Are Phoenix Voters Ready For A Right-Wing Mayor?

As the Phoenix mayoral contest comes down the home stretch, the race is looking more like an obstacle course for Peggy Neely.  The "Jobs-Jobs-Jobs" candidate is being forced to weave her way around a series of political potholes ... some of which she dug herself.

Earlier this summer the former councilwoman was an odds-on favorite to finish as one of the top two candidates in the August 30th election.  But several weeks ago the wheels on her campaign started to wobble.  Now Neely is fighting to secure the second spot behind Greg Stanton.

People said Peggy was sitting pretty.
What the hell happened?

Reformer or Raging Bull?

The first visible sign that Neely was sputtering was when her campaign became preoccupied with candidate Wes Gullett a couple of weeks ago.  Which began about the same time that the
Arizona Republic endorsed Gullett for mayor by saying: "He is slightly right-of-center in his politics, a moderate who promises to make the difficult reforms necessary to bring the city budget in line."

The extremely right-of-center Neely has a different view of Gullett, who she says is
a labor union loving and SB1070 supporting political insider. As a candidate, Gullett is about exciting as watching cactus grow.  And his campaign is about as inspiring as the instructions for installing a water filtration system.  Nevertheless, the Neely campaign is spooked about Gullet, who, until recently, was only supposed to be the dark horse in the race.  

Neely says the election is about reforming city government.  But it's also beginning to be about her history -- or as she likes to call it, "My track record." Neely wasn't elected to the City Council for three terms without developing cozy relationships with affluent zoning attorneys, deep-pocketed developers and lobbyists willing to lend her a hand along the way. This group of influence peddlers, according to the candidate, will no longer receive the royal treatment at Mayor Neely's City Hall.

As part of her so-called "reform crusade," Neely has also charged that fat contracts with unions and their plush pensions have helped push the city into the red.  So she wants to put "union bosses" in their place.  Interestingly, earlier this year she had hoped they would have a place in her campaign.  That's why she made the rounds several months ago soliciting labor organizations' support and endorsements.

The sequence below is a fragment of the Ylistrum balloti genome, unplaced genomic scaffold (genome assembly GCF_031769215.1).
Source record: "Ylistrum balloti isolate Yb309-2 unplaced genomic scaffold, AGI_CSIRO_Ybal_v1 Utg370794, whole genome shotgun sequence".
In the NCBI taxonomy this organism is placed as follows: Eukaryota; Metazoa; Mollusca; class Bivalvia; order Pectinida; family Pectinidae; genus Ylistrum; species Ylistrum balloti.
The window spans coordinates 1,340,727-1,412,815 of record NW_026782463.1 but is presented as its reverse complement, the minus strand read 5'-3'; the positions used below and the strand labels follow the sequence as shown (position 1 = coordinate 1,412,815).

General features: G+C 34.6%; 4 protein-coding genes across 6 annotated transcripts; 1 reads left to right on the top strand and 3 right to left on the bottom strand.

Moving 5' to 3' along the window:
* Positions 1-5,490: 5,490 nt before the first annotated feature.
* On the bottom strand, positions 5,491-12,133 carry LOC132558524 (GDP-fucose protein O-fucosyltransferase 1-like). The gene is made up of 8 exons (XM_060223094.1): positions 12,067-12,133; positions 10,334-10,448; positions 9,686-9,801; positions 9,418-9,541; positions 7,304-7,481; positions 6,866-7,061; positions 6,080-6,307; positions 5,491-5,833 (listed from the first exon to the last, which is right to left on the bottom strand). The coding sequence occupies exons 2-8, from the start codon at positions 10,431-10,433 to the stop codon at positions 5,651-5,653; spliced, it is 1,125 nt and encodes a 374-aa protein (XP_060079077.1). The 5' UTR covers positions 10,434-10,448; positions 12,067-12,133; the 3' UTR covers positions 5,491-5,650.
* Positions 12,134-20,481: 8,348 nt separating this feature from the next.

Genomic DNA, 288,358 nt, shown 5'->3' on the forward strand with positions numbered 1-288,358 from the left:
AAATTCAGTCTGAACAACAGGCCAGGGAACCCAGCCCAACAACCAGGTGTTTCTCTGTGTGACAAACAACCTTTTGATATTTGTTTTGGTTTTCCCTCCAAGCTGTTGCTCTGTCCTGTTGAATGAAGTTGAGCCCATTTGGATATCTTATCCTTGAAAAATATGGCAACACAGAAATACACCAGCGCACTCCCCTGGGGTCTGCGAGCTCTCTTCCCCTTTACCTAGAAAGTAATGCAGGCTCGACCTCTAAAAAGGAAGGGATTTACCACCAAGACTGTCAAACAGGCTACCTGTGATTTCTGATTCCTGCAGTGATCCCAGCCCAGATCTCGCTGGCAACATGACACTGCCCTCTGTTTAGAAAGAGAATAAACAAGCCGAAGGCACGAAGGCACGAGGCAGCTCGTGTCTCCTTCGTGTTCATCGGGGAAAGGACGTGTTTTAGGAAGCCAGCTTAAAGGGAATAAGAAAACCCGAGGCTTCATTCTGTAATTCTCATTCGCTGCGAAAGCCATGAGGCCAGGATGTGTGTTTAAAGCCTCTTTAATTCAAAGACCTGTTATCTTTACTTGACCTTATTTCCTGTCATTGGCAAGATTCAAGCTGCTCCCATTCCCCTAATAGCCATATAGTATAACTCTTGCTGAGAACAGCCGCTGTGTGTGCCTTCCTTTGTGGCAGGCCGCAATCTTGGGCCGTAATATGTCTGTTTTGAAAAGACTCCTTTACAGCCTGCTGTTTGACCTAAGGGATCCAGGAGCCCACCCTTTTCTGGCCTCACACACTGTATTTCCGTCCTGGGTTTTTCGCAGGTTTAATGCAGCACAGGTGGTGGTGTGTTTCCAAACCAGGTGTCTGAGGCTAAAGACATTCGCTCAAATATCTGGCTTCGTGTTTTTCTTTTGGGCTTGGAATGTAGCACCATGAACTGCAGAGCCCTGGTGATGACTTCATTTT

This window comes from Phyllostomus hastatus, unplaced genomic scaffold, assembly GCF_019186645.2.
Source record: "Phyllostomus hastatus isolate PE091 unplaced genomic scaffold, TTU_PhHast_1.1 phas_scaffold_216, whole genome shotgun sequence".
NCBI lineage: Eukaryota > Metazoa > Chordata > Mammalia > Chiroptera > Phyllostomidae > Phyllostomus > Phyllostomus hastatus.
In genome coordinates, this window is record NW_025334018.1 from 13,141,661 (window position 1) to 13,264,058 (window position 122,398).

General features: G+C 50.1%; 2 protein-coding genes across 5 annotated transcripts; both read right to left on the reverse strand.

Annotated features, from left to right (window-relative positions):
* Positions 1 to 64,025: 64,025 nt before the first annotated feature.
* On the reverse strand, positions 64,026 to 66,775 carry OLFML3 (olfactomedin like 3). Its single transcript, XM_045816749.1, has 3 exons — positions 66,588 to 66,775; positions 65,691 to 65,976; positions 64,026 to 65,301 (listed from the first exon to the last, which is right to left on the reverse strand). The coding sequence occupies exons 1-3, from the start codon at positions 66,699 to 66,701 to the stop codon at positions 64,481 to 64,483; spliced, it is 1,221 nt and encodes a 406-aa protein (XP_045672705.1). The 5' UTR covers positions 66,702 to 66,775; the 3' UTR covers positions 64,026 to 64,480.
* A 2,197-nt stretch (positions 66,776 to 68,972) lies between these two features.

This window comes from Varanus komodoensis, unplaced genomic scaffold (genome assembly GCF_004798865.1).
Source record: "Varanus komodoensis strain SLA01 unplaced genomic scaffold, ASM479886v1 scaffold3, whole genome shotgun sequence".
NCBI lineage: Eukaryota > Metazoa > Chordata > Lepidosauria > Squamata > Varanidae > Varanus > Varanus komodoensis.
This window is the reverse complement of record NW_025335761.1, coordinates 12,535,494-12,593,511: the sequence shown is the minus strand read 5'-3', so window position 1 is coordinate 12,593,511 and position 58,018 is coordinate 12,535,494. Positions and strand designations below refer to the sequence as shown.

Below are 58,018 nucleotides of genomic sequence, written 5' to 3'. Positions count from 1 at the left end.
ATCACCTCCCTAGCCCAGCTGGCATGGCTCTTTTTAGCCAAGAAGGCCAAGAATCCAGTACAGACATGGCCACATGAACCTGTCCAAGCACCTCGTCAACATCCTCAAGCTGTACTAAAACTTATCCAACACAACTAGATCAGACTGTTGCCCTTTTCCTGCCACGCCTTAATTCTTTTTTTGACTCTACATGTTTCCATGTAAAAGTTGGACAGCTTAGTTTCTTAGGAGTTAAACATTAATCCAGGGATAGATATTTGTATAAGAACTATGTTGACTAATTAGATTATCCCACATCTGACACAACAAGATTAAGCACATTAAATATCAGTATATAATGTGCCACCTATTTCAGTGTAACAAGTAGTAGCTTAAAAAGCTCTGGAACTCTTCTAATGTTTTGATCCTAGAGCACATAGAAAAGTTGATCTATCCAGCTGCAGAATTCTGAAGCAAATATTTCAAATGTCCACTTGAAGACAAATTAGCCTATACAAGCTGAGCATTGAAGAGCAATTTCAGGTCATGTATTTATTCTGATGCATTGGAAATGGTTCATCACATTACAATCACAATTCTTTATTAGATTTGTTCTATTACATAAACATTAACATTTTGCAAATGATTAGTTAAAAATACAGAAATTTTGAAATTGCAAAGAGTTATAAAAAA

One prominent labor leader says that when Neely was told his organization would be endorsing one of her competitors, Neely went nuts - and she "threw one of hell of a tantrum."  Shortly after that awkward meeting, Neely went on the warpath against "union bosses."

Now Neely is having trouble reconciling her rhetoric with her record.

The Point of No Return

As the vote-by-mail window shrinks and election day draws closer, Neely isn't just running to the right side of the political spectrum ... she's galloping there. Neely is so desperate to get into the November run-off election that she's willing to drive her campaign right off the edge of the electorate.

Peggy Neely has started to sound like Sal DiCiccio in drag.

The real Sal DiCiccio couldn't be happier.  Neely is channeling DiCiccio's iconoclastic ideology - a unique blend of Tea Party and political paranoia.  The thought of someone being elected mayor who is willing to espouse his philosophy has earned Neely DicCiccio's endorsement.

Neely is campaigning like the August 30th election is a Republican primary.  Which means she's attempting to appeal to the fringe element of the party and every nutball who's registered to vote.  And that's likely to come back to bite her if she edges out Wes Gullett and ends up in the November 8th run-off election.

With less than two weeks to go in this first election, Peggy Neely has reached a point of no return.  She's digging into a political position from which there is no turning back.   

Will mainstream voters be willing to elect Sal's gal?